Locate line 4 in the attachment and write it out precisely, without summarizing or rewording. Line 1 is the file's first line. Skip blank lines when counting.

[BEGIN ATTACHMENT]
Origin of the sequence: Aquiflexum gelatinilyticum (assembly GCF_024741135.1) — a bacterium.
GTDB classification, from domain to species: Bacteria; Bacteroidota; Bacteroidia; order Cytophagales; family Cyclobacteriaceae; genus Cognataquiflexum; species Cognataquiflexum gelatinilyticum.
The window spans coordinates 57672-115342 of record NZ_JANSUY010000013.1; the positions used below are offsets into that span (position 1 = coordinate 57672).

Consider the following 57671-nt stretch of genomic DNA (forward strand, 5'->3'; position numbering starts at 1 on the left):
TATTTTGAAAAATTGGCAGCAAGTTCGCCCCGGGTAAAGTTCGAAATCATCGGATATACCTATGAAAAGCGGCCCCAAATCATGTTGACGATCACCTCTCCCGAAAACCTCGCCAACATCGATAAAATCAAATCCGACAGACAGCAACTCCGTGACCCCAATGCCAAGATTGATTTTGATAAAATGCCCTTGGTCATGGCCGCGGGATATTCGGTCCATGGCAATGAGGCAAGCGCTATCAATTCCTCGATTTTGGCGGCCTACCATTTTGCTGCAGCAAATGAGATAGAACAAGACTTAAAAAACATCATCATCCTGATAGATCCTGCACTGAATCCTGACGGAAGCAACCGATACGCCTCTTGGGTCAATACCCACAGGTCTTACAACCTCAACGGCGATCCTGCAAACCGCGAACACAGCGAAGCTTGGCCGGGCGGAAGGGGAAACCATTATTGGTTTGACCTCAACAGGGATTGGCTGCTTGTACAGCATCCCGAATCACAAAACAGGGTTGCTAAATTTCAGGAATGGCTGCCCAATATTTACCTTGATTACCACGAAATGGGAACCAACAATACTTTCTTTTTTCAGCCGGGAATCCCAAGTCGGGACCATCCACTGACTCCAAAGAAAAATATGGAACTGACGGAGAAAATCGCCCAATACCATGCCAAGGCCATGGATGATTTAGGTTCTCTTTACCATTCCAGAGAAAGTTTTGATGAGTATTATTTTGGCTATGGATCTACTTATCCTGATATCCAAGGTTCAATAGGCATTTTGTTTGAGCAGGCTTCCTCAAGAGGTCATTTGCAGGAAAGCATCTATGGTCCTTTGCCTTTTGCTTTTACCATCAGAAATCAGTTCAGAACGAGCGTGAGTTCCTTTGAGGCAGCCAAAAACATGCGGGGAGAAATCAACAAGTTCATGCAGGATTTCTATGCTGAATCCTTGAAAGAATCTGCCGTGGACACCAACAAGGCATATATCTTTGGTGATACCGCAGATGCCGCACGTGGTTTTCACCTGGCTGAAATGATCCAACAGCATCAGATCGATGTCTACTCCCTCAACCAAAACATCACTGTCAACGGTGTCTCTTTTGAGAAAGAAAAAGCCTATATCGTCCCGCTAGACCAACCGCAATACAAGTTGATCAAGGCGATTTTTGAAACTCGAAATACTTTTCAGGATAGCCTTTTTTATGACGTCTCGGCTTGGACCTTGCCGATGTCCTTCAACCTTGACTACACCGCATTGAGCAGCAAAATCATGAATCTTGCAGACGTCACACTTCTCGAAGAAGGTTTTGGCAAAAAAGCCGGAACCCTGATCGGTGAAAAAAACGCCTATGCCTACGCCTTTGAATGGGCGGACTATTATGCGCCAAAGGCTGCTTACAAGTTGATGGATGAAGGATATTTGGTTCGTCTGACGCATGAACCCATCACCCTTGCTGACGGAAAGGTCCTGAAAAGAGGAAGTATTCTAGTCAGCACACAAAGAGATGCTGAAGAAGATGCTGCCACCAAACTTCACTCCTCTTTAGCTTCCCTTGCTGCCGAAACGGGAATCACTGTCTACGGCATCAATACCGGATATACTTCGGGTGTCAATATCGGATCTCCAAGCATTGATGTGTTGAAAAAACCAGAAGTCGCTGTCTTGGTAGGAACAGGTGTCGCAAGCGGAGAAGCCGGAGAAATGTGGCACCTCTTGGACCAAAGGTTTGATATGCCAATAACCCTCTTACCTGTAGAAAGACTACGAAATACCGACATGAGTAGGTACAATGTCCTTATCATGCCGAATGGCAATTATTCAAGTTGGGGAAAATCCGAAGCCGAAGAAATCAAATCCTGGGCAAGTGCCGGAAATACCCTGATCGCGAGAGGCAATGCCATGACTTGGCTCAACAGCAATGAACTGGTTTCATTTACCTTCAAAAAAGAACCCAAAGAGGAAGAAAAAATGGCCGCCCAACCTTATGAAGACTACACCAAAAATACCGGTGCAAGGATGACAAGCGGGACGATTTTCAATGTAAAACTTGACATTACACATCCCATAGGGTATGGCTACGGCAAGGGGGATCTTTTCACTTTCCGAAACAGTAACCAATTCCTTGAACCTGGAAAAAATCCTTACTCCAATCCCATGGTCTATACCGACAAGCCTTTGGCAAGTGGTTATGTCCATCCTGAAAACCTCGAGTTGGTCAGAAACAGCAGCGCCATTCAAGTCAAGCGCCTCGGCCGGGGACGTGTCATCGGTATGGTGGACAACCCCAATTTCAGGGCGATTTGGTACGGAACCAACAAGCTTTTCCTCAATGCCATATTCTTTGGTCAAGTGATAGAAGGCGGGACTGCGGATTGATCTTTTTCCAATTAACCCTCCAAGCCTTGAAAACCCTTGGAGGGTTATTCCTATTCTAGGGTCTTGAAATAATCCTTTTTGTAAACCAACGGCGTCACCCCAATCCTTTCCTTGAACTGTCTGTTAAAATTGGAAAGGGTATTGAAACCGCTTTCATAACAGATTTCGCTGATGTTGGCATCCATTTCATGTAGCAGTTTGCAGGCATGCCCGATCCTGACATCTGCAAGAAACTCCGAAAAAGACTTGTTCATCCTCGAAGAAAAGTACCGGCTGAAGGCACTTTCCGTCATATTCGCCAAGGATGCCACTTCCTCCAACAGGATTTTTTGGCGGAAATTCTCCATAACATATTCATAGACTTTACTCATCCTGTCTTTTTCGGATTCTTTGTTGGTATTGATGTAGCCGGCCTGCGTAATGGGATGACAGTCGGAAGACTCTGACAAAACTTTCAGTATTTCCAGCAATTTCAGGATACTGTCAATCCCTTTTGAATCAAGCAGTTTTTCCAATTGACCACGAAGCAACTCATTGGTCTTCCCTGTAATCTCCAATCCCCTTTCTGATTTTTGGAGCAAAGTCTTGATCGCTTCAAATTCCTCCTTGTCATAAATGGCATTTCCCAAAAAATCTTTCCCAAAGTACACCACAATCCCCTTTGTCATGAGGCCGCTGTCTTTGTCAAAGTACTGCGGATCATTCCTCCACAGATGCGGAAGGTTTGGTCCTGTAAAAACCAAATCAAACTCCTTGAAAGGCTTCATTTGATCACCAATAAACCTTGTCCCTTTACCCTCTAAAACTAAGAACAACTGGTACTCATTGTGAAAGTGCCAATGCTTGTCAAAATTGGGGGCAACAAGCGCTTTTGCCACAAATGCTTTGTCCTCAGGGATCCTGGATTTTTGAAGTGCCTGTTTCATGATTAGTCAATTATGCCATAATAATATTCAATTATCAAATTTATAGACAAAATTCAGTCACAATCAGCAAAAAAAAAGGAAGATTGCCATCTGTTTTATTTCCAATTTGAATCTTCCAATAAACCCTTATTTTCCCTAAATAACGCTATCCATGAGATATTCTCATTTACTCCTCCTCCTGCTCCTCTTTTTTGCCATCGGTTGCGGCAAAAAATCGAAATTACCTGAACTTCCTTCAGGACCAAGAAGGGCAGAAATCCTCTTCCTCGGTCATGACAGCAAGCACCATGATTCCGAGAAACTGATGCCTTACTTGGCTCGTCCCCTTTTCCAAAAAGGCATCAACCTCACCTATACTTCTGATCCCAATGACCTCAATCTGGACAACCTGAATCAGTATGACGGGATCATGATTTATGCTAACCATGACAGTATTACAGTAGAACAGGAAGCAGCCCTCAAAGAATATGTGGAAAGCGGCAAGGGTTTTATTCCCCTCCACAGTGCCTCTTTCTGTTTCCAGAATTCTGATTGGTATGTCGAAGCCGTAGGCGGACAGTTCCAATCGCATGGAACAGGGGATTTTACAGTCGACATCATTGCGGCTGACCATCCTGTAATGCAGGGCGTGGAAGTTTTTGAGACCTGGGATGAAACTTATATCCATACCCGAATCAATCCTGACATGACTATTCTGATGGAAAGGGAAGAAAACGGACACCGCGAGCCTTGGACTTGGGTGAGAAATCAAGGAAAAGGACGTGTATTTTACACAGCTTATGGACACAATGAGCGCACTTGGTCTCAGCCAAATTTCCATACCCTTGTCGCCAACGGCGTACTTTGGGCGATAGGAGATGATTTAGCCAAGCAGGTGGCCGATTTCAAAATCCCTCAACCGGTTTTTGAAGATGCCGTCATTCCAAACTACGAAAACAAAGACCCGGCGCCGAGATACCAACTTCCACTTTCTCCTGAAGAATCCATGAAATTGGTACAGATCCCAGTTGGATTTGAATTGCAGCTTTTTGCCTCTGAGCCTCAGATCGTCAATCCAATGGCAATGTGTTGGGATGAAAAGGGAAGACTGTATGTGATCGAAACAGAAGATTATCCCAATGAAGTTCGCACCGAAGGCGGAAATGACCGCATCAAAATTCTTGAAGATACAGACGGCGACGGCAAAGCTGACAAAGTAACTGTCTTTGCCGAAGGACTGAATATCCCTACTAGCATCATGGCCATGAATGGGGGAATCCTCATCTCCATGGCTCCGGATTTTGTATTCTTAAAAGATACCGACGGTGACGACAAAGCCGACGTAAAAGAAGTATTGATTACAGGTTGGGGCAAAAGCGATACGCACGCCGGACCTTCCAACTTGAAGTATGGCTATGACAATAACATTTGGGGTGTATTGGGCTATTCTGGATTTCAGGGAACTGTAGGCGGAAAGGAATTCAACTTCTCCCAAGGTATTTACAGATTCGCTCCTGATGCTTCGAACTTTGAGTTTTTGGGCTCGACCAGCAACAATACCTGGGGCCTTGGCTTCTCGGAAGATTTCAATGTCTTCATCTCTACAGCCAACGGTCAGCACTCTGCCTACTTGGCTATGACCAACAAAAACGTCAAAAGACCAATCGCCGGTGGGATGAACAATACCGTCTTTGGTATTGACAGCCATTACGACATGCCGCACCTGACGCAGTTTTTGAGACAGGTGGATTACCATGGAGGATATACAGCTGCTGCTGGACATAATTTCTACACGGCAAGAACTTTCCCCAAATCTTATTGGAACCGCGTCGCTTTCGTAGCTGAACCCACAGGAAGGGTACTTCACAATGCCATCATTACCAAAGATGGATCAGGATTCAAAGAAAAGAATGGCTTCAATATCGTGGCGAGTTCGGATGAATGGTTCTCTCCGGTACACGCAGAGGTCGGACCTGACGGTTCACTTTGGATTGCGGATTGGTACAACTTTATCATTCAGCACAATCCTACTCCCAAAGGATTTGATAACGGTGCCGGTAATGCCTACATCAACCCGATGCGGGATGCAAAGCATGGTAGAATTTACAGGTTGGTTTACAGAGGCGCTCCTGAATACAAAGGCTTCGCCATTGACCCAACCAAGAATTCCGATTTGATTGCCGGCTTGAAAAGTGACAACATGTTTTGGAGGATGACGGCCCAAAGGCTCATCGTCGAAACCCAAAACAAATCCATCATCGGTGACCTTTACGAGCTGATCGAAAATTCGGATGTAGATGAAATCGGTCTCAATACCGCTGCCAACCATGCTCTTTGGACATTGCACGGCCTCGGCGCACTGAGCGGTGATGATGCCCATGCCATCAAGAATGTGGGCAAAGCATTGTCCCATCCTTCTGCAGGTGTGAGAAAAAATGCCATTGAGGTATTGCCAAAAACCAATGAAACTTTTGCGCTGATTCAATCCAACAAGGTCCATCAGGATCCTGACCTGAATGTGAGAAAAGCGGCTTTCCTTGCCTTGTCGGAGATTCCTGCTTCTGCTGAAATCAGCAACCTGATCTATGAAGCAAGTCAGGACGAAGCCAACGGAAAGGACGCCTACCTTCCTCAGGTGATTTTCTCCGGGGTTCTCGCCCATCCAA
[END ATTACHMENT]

Consider the following 57671-nt stretch of genomic DNA (forward strand, 5'->3'; position numbering starts at 1 on the left):